The global cleanroom technology market serves a variety of industries through a diverse set of applications. Design and management of cleanrooms goes back to more than 100 years. These are rooms built in such a manner that they minimize the introduction, retention, and generation of airborne particles and where the concentration of particles as well as parameters such as humidity, pressure, temperature, lighting, etc. are controlled.
Although the ideas ruling cleanroom technologies are rooted in the control of hospital-borne infections, the need for extremely clean manufacturing environment for a number of critical industries and products (nuclear reactors, semiconductor chips, etc.) is a growing requirement of the modern society.
There are several uses of cleanroom technologies these days, and the overall global market for the wide range of specialized equipment, services, consumables, construction materials, etc., used for constructing and managing cleanrooms is worth more than US$2.5 billion.
It’s not the passion for cleanliness but its need that’s driving demand for cleanrooms.
A diverse range of products unavoidably rely on the cleanroom technology market. There are industries where dust particles or a variety of airborne particles are a huge issue. The presence of these particles, even on the scale of micrometers, may prevent the proper functioning of a product, or reduce its life. Thus, the manufacturing of a selection of products in the electronics, micromechanics, semiconductor, optics, biotechnology, pharmacy, foods and beverages, medical devices and pharmaceutical industry demands the presence of cleanrooms.
Cleanrooms have many takers, quite not surprisingly!
A micrometer-sized dust particle on a semiconductor processor can result in an electrical short circuit and ruin the entire product. Thus a cleanroom is critically important in a semiconductor fabrication installation. Apart from the obvious need in the semiconductor industry, however, there are many other viable takers of cleanroom technology.
The healthcare industry, for instance, is a major user of cleanrooms. The presence of micro-organisms and their growth in a patient’s body or a hospital product may lead to severe infection, especially in cases of critical burns or difficult-to-heal wounds. Thus, critical and intensive care units and operating rooms in hospitals use cleanroom technology to minimize infections and expedite the process of healing.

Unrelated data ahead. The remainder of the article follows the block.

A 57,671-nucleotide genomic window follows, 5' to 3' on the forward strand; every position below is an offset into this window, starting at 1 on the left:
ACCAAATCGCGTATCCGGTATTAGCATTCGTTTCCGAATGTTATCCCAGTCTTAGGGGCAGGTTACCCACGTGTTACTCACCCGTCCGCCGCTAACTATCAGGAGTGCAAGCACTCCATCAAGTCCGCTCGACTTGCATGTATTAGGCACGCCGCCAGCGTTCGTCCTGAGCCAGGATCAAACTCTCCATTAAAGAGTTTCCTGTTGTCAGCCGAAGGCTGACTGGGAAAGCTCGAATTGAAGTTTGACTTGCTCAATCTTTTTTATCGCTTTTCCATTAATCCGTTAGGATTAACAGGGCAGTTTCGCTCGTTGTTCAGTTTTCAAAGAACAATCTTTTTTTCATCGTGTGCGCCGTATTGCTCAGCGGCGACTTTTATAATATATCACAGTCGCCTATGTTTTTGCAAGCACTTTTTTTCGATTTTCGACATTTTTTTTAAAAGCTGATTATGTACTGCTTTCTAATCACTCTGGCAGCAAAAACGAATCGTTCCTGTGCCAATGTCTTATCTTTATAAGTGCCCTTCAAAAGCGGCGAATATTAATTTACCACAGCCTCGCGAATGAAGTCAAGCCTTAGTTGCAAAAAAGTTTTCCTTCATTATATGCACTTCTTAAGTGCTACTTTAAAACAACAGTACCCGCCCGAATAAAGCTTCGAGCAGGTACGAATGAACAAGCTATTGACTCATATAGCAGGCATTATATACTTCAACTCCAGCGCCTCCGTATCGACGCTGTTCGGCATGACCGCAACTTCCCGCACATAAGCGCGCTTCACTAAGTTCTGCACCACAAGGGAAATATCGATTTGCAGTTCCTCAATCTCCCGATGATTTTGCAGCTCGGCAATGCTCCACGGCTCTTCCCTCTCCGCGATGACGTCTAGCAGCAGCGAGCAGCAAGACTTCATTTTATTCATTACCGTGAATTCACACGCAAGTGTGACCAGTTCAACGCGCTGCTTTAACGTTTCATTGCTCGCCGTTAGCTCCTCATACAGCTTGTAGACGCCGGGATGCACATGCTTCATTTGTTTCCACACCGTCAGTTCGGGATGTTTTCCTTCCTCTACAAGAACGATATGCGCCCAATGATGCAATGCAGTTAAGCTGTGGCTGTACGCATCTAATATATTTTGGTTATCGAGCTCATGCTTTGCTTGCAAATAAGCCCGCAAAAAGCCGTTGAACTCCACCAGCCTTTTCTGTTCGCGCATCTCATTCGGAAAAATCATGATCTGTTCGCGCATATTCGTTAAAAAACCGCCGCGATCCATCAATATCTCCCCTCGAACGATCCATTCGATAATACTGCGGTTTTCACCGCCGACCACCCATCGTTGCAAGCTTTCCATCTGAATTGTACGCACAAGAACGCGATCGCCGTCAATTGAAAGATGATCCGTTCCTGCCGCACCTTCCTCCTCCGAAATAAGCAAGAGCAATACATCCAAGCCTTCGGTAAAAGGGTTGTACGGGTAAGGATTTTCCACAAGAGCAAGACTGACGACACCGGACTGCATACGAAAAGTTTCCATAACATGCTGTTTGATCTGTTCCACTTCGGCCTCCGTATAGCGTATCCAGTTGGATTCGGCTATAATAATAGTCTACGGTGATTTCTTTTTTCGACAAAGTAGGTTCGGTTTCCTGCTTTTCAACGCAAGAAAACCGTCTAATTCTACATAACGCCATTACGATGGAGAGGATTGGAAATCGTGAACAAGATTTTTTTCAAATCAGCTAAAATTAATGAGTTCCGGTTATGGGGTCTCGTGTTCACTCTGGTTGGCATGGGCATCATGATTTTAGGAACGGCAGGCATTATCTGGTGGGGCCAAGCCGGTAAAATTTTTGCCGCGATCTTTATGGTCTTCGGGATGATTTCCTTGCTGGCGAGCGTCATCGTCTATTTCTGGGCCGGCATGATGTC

Many other industries which require operations to be held in areas with very high standards of cleanliness, such as electronics, micromechanics, optics, biotechnology, and pharmacy need cleanrooms for the manufacturing of products such as TV-tubes, gyroscopes, lenses, laser equipments, antibiotics, vaccines, sterile pharmaceuticals, etc. Many innovative products and their operating environments will be added to the list every coming day, making it clear that there is a considerable demand for cleanrooms and enabling technologies.
The developed world leads the market, but the developing world presents emerging opportunities.
The developed world, comprising of North America and Europe, is a crucial hub for the world’s major semiconductor, pharmacy, and biotech companies. Consequently, these regions are the leading users of cleanroom technologies. The stringent guidelines for safety and cleanliness of manufacturing environment in developed countries make installation of cleanrooms a necessity in these regions. But, it is also the high costs associated with the installation and management of cleanrooms that make developed and affluent countries their major takers.
However, a large percentage of manufacturing processes from almost every major industry are being outsourced to developing countries in the Asia-Pacific and Latin America. A rising number of biotech and pharmaceutical production facilities in these regions will provide a significant drive to the global cleanroom technology market. Countries like India and China, rapidly translating from the world’s largest consumers of all worldly things to the world’s largest manufacturers, will assume the position of the leading installers of cleanrooms in the near future.
The highly fragmented global marketplace of cleanroom technologies features a large number of small, medium, and large companies. Some of the leading businesses in the market include Kimberly-Clark Corporation, Azbil Corporation, Ardmac, Ltd., Taikisha Ltd., etc.
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